EAGER: New molecular methods for studying copepod nauplii in the field
This research is funded under NSF grant OCE-1255697.
Investigators: Erica Goetze (PI), Petra Lenz (co-PI), and Karen Selph (co-PI).
The most abundant metazoans in the open sea are often the earliest developmental stages of copepods, their nauplii. Nauplii remain under-studied due to the limitations of conventional techniques and an historical emphasis on studying the larger mesozooplankton. However, there is increasing recognition that nauplii play important roles in food web dynamics, and considerable evidence suggests that nauplii may be important trophic intermediaries between microbial and classical food webs, due to their high abundance, high weight-specific ingestion rates, and ability to feed on relatively small particles. This team of investigators is developing a novel molecular approach to studying diverse populations of nauplii in mixed field samples based on quantitative PCR (qPCR). Here we propose to complete development and validation of this qPCR-based technique for enumeration of nauplii, and demonstrate its utility in the field. The specific objectives of this research are to identify and reduce technical and biological sources of error, determine the accuracy of the method across a range of environmental conditions, and complete one paired field experiment that compares the grazing impact of naupliar and protozoan micro-grazers in a model subtropical coastal ecosystem, in order to demonstrate the utility of this new method.
The qPCR-based method we are developing could yield transformative insights on the importance and trophodynamic role of copepod nauplii in planktonic marine food webs. Using this new qPCR approach, we plan to conduct detailed studies that compare the trophic ecology and grazing impact of naupliar and protozoan micro-grazers, in order to assess their relative importance in food web dynamics in subtropical ecosystems. If nauplii are found to contribute substantially to the grazing impact of microzooplankton, this would demand significant re-appraisal of pelagic food-web dynamics and have important implications for marine biogeochemical cycling. This research is also high risk in that the final accuracy, and ultimate utility, of this qPCR-based method is unknown. Detailed laboratory studies are required to develop the method to the highest possible level of accuracy.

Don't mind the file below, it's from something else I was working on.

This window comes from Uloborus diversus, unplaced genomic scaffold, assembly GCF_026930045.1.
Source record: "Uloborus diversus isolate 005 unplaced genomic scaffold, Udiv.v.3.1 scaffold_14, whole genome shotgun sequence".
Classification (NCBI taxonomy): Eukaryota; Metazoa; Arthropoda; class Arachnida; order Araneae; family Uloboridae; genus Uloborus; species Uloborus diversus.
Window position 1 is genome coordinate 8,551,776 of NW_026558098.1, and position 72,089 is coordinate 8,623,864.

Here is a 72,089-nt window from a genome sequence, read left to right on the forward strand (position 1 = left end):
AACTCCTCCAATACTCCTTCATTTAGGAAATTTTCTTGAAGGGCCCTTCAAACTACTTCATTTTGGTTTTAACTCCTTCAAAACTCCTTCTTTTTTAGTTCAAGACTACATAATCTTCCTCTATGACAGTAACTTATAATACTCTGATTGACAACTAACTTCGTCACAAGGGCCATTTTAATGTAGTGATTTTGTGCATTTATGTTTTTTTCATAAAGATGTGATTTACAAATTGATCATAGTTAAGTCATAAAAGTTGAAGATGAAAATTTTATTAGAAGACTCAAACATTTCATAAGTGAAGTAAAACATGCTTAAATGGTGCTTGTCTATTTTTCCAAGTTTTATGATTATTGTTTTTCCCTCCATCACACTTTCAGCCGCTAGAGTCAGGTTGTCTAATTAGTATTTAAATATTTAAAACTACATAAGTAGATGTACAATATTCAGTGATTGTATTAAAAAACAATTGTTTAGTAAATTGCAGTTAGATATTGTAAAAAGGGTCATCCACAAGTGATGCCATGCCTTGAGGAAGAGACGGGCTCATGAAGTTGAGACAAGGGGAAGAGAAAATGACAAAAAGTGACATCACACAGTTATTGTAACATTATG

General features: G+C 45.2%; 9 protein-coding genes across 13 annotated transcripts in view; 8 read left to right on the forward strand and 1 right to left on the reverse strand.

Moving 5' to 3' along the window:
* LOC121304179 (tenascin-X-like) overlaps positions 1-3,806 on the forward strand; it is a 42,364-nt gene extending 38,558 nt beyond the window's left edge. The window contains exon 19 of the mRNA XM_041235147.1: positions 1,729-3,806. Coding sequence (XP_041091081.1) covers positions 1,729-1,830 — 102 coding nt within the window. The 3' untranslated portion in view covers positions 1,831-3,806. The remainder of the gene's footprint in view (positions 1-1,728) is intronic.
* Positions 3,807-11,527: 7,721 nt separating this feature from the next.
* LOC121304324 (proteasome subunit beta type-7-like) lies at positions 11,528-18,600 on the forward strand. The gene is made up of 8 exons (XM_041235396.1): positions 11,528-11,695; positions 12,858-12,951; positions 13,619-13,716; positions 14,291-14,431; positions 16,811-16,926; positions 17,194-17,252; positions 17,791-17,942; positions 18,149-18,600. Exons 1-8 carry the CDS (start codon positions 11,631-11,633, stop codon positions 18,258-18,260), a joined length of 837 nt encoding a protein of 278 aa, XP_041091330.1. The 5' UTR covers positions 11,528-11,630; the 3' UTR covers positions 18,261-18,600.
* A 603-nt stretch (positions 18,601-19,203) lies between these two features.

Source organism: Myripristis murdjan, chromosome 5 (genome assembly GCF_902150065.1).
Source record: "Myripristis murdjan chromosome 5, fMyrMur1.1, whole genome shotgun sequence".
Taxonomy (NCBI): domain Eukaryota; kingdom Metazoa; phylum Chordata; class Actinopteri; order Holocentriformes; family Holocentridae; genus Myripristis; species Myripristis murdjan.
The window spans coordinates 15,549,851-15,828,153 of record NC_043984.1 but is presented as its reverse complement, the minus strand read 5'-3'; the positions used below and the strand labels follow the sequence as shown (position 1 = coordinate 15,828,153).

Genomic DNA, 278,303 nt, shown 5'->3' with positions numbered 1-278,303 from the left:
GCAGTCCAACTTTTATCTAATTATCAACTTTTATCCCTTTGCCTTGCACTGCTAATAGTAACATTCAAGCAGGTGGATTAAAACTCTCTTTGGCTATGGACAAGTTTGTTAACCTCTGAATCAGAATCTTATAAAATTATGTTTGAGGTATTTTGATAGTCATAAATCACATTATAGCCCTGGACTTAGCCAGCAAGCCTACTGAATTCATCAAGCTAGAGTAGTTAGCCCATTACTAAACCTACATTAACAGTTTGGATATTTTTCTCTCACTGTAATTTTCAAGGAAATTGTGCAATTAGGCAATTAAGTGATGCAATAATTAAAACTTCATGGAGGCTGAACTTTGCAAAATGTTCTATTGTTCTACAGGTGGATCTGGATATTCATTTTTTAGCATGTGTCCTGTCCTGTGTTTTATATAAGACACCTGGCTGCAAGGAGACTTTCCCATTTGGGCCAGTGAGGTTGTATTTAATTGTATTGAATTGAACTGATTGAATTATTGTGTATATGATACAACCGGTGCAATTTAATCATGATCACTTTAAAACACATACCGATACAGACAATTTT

Broader impacts will include training of graduate and undergraduate students, inclusion of research results in graduate and undergraduate courses at UH Manoa, and public outreach through the web, talks in public venues, and in the SOEST Open House. These PIs have a strong track record of engaging under-represented students in research, and particular emphasis will be placed on recruiting and training students from under-represented backgrounds.